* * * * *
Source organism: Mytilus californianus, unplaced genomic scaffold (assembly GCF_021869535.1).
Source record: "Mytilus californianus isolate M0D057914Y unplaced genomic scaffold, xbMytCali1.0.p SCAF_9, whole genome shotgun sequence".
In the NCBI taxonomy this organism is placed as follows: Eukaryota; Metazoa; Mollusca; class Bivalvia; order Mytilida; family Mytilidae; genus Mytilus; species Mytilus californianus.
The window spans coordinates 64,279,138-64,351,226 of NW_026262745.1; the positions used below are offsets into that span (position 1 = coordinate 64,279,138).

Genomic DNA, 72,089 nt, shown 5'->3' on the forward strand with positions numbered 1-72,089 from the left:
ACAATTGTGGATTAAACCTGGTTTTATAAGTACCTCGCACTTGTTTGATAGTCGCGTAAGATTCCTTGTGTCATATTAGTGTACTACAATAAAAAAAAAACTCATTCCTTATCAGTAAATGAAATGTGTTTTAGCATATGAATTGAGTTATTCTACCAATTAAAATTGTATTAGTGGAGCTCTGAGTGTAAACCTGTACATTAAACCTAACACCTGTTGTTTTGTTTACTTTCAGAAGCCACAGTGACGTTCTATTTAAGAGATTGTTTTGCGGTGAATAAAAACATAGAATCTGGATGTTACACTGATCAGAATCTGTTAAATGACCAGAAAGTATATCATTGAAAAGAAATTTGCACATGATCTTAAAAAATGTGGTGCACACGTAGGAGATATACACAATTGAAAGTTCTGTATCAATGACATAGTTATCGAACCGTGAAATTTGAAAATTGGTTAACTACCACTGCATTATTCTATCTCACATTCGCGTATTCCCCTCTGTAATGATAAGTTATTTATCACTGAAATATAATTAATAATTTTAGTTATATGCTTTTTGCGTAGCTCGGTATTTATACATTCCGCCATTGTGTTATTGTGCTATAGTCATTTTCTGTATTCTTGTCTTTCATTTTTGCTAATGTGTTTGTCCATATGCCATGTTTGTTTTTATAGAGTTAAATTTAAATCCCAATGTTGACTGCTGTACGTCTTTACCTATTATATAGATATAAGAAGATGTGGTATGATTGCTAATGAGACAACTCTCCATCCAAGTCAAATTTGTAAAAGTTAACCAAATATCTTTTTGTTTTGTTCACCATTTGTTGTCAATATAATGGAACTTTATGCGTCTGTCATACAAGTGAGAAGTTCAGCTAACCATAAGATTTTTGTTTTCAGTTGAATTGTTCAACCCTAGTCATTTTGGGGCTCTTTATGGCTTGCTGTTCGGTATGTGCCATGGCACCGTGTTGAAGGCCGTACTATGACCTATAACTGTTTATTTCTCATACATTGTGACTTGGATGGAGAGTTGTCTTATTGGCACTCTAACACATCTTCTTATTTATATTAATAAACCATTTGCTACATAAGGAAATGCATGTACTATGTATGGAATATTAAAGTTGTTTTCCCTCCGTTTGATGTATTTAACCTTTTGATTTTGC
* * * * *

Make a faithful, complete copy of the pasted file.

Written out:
Source organism: Mytilus californianus, unplaced genomic scaffold (assembly GCF_021869535.1).
Source record: "Mytilus californianus isolate M0D057914Y unplaced genomic scaffold, xbMytCali1.0.p SCAF_9, whole genome shotgun sequence".
In the NCBI taxonomy this organism is placed as follows: Eukaryota; Metazoa; Mollusca; class Bivalvia; order Mytilida; family Mytilidae; genus Mytilus; species Mytilus californianus.
The window spans coordinates 64,279,138-64,351,226 of NW_026262745.1; the positions used below are offsets into that span (position 1 = coordinate 64,279,138).

Genomic DNA, 72,089 nt, shown 5'->3' on the forward strand with positions numbered 1-72,089 from the left:
ACAATTGTGGATTAAACCTGGTTTTATAAGTACCTCGCACTTGTTTGATAGTCGCGTAAGATTCCTTGTGTCATATTAGTGTACTACAATAAAAAAAAAACTCATTCCTTATCAGTAAATGAAATGTGTTTTAGCATATGAATTGAGTTATTCTACCAATTAAAATTGTATTAGTGGAGCTCTGAGTGTAAACCTGTACATTAAACCTAACACCTGTTGTTTTGTTTACTTTCAGAAGCCACAGTGACGTTCTATTTAAGAGATTGTTTTGCGGTGAATAAAAACATAGAATCTGGATGTTACACTGATCAGAATCTGTTAAATGACCAGAAAGTATATCATTGAAAAGAAATTTGCACATGATCTTAAAAAATGTGGTGCACACGTAGGAGATATACACAATTGAAAGTTCTGTATCAATGACATAGTTATCGAACCGTGAAATTTGAAAATTGGTTAACTACCACTGCATTATTCTATCTCACATTCGCGTATTCCCCTCTGTAATGATAAGTTATTTATCACTGAAATATAATTAATAATTTTAGTTATATGCTTTTTGCGTAGCTCGGTATTTATACATTCCGCCATTGTGTTATTGTGCTATAGTCATTTTCTGTATTCTTGTCTTTCATTTTTGCTAATGTGTTTGTCCATATGCCATGTTTGTTTTTATAGAGTTAAATTTAAATCCCAATGTTGACTGCTGTACGTCTTTACCTATTATATAGATATAAGAAGATGTGGTATGATTGCTAATGAGACAACTCTCCATCCAAGTCAAATTTGTAAAAGTTAACCAAATATCTTTTTGTTTTGTTCACCATTTGTTGTCAATATAATGGAACTTTATGCGTCTGTCATACAAGTGAGAAGTTCAGCTAACCATAAGATTTTTGTTTTCAGTTGAATTGTTCAACCCTAGTCATTTTGGGGCTCTTTATGGCTTGCTGTTCGGTATGTGCCATGGCACCGTGTTGAAGGCCGTACTATGACCTATAACTGTTTATTTCTCATACATTGTGACTTGGATGGAGAGTTGTCTTATTGGCACTCTAACACATCTTCTTATTTATATTAATAAACCATTTGCTACATAAGGAAATGCATGTACTATGTATGGAATATTAAAGTTGTTTTCCCTCCGTTTGATGTATTTAACCTTTTGATTTTGC